An Interview Between Climate Fellows

Elvia Rodriguez Ochoa, Neighborhood Programs Director for Openlands in Chicago, is a multi-disciplinary artist, educator, and administrator, active for over twenty years. Steeped in community based practices, Elvia has helped foster the creative community in Chicago by collaborating with groups as diverse as Polvo Alternative, VillArte, AREA, SouthWest Youth Collaborative, and currently serves on the board at ElevArte Community Studio, Advocates for Urban Agriculture, and NeighborSpace.

Openlands protects the natural and open spaces of northeastern Illinois and the surrounding region to ensure cleaner air and water, protect natural habitats and wildlife, and help balance and enrich our lives. Openlands’ vision for the region is a landscape that includes a vast network of land and water trails, tree-lined streets, and intimate public gardens within easy reach of every city dweller.

Interview with Climate Stories Project Director Jason Davis:

JD: Can you talk about what got you excited about doing environmental work or social justice work?

ER: I came to this work in a roundabout manner. I'm trained as an artist so my first work in the community was based around the arts, and how people can engage with the arts, and nature came along with it. So, you know kind of it sprang from there. I always felt really fortunate that growing up we went to city parks quite a lot, so I've always had access to nature if I didn't think of it that way. So it's something I wanted to make sure that the youth that I was working with also thought about and learned to care about. So from there I did some other work and eventually ended up here as Neighborhood Programs Director at Openlands.

JD: Can you talk about the communities that you work in and who your audiences are?

ER: The focus of the programs which I'm responsible are about supporting community gardens and connecting our different programs in the city to each other. We work in a number of neighborhoods where there is a park deficit and not enough green space in the community. There's a number of gardens that we work with where we're really focused on communities that have been traditionally underserved. Depending on the project we also have other considerations such as flooding: Is this an area that area that needs some support in reducing the amount of flooding? Is this an area that needs green space but is an area that has not been invested in by the city? And one of the things that I've really pushed in coming into the organization is reaching out in multiple languages, so my first push was translating some of our work into Spanish.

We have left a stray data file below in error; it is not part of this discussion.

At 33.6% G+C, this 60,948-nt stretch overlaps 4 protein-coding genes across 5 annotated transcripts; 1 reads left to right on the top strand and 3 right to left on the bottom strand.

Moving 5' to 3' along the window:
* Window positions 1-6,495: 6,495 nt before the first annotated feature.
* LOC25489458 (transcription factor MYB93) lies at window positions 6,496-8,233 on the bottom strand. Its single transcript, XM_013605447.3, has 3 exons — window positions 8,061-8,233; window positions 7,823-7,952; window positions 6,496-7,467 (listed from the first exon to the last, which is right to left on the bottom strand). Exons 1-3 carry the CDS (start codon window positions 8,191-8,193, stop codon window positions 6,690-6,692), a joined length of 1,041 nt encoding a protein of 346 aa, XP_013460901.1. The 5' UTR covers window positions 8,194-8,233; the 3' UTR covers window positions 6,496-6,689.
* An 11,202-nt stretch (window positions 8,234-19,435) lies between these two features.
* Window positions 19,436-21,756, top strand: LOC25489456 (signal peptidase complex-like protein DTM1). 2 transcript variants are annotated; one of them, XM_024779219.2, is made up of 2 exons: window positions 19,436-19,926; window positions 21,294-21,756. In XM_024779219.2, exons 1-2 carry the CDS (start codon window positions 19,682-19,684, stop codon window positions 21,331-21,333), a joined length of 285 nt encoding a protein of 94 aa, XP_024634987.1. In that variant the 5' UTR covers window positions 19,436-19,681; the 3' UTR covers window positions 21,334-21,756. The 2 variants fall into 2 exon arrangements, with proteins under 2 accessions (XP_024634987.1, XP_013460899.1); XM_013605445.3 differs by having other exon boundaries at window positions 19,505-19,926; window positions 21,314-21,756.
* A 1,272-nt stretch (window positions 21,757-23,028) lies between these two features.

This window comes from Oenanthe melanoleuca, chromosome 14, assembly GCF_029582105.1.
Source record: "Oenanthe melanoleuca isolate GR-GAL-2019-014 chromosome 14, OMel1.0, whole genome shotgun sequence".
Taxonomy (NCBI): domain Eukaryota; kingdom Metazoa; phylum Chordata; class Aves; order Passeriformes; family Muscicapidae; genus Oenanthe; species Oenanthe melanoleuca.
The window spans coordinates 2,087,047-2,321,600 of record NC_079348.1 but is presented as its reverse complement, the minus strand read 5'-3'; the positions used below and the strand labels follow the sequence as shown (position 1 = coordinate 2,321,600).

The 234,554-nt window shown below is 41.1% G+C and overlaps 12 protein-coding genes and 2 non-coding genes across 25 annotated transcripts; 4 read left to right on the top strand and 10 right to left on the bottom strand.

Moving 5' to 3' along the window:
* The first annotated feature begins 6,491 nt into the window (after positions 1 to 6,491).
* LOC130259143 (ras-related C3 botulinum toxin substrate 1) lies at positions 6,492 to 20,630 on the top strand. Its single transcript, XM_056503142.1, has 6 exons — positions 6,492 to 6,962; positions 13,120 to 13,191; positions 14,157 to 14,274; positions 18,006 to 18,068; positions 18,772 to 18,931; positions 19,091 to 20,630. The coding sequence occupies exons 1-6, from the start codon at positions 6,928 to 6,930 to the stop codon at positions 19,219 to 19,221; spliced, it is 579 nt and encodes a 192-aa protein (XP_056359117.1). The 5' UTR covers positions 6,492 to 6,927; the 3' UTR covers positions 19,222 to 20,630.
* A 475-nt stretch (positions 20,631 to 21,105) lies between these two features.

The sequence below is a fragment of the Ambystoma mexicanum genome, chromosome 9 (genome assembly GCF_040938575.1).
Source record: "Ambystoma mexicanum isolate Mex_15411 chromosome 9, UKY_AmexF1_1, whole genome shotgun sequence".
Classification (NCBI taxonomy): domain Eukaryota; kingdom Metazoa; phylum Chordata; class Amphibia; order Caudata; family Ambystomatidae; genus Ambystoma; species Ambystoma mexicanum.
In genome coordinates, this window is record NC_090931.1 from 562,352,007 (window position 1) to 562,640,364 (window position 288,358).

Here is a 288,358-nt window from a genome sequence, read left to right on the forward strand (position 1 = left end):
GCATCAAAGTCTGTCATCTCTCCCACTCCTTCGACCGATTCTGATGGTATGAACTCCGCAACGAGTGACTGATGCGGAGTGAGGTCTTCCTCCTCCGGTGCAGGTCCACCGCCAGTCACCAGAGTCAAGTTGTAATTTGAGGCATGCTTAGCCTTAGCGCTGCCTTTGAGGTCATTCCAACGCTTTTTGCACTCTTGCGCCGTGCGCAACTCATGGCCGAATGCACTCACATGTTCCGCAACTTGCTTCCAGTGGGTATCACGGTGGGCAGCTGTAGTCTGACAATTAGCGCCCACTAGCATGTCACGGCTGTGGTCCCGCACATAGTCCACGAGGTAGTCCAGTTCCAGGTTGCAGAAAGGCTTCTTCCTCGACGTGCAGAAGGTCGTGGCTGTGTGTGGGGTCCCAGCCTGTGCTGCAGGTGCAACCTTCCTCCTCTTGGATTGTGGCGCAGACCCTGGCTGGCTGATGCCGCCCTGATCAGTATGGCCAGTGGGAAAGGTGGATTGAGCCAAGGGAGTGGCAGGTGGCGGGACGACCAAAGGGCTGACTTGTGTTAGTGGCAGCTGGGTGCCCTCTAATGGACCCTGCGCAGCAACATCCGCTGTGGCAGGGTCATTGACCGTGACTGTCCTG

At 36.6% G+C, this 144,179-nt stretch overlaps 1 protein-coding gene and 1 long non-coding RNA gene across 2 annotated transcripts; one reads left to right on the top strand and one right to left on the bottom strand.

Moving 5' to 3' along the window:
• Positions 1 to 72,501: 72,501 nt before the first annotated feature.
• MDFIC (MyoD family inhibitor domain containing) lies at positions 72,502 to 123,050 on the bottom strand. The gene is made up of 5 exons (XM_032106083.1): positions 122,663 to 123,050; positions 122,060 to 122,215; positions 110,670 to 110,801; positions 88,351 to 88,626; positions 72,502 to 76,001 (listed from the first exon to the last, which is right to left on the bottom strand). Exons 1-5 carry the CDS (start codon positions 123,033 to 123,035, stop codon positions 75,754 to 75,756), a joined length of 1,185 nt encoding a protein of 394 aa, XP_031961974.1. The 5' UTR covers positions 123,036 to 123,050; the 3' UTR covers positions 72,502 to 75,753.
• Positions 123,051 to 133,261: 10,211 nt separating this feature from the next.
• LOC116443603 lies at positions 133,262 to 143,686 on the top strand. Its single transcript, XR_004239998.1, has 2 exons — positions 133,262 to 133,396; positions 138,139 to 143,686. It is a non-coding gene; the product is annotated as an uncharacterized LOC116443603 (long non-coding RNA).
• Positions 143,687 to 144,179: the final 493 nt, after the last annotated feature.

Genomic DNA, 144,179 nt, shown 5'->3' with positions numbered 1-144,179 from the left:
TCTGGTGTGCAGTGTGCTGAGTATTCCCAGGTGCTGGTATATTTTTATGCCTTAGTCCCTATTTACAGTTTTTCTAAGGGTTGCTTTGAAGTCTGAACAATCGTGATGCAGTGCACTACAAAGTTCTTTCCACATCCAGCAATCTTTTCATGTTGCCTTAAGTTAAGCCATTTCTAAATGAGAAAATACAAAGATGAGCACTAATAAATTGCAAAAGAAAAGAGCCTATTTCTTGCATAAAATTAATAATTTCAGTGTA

JD: Can you talk more about some projects you’re working on?

ER: I’m focused on creating additional green space in a community called Chicago Lawn, where we had just created a new school campus in partnership with the Healthy Schools Campaign and Space to Grow Programs. We completely transformed the school campus, adding new playgrounds, and new native plant and food gardens. We also did storm water capturing, helping to reduce the amount of flooding that could happen in the neighborhood. My idea was try to build a community garden nearby that would connect to what we were doing at the school. It didn't work out the way I thought, in part because there was not really a good location close to the school where we could do a garden. But we did reach out to some of the organizations that partner with the school and are near that area. There's a possibility of working with a group called Intercity Muslim Action Network to create community gardens in the backyards of some of foreclosed buildings that are now being rehabbed to provide housing for formerly incarcerated people coming back to the neighborhood. It took a twist that I wasn't expecting and it will probably take a little bit longer than I expected to make this come into fruition.

We also hold workshops which explain the benefits of storm water management for a community or school, and we also encourage and teach people to plant native gardens. The more popular of the two workshops has been the rain barrel workshop. People receive rain barrels free of charge through this program, and we're supporting that by making sure that people get connected to that resource. And then we do some follow-up to make sure that the rain barrel or the garden are installed so that it's not just these materials are being handed out, but they're actually being put into place and benefitting the community.

JD: What is most rewarding about your work?

ER: What's really interesting is the change in how people understand what's going on by the time they're done with our workshops. Often times they'll come into the workshop knowing that they can sign up for a rain barrel or get native plants but they won't necessarily know how that benefits the neighborhood or how that benefits themselves. And so by the end of the workshop, they're like “this is great, I never knew that I could do this and that it would make a difference.” Or there are other people who say "this is what we used to do at home." A lot of the communities are immigrant communities, and they'll say "back in my town in Mexico we used to collect rain all the time.” They're excited to be able to do the same thing in the city - that they're able to reconnect with that idea of harnessing natural resources in a way that's not harmful to the environment.